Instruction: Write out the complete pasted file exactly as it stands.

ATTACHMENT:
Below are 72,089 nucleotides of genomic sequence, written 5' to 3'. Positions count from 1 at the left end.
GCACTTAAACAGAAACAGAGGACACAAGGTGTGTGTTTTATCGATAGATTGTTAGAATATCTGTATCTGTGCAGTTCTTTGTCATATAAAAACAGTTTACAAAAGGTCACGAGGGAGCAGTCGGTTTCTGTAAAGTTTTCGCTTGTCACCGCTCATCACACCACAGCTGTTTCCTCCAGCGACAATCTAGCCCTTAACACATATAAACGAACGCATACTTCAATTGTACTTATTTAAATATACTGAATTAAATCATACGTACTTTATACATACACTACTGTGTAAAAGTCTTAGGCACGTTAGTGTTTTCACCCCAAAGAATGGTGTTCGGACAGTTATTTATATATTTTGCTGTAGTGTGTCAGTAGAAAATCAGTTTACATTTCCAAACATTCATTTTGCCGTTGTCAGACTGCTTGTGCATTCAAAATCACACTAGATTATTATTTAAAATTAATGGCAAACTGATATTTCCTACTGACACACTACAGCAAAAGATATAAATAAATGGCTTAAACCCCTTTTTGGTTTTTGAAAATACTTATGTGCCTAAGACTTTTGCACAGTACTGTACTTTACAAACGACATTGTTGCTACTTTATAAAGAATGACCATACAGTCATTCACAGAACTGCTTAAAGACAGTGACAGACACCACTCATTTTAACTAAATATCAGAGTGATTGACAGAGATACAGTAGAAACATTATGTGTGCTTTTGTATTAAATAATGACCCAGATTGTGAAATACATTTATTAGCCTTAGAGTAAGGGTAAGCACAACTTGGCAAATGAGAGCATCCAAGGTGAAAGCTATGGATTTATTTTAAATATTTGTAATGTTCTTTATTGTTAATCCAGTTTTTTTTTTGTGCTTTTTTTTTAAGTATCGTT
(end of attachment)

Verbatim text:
Below are 72,089 nucleotides of genomic sequence, written 5' to 3'. Positions count from 1 at the left end.
GCACTTAAACAGAAACAGAGGACACAAGGTGTGTGTTTTATCGATAGATTGTTAGAATATCTGTATCTGTGCAGTTCTTTGTCATATAAAAACAGTTTACAAAAGGTCACGAGGGAGCAGTCGGTTTCTGTAAAGTTTTCGCTTGTCACCGCTCATCACACCACAGCTGTTTCCTCCAGCGACAATCTAGCCCTTAACACATATAAACGAACGCATACTTCAATTGTACTTATTTAAATATACTGAATTAAATCATACGTACTTTATACATACACTACTGTGTAAAAGTCTTAGGCACGTTAGTGTTTTCACCCCAAAGAATGGTGTTCGGACAGTTATTTATATATTTTGCTGTAGTGTGTCAGTAGAAAATCAGTTTACATTTCCAAACATTCATTTTGCCGTTGTCAGACTGCTTGTGCATTCAAAATCACACTAGATTATTATTTAAAATTAATGGCAAACTGATATTTCCTACTGACACACTACAGCAAAAGATATAAATAAATGGCTTAAACCCCTTTTTGGTTTTTGAAAATACTTATGTGCCTAAGACTTTTGCACAGTACTGTACTTTACAAACGACATTGTTGCTACTTTATAAAGAATGACCATACAGTCATTCACAGAACTGCTTAAAGACAGTGACAGACACCACTCATTTTAACTAAATATCAGAGTGATTGACAGAGATACAGTAGAAACATTATGTGTGCTTTTGTATTAAATAATGACCCAGATTGTGAAATACATTTATTAGCCTTAGAGTAAGGGTAAGCACAACTTGGCAAATGAGAGCATCCAAGGTGAAAGCTATGGATTTATTTTAAATATTTGTAATGTTCTTTATTGTTAATCCAGTTTTTTTTTTGTGCTTTTTTTTTAAGTATCGTT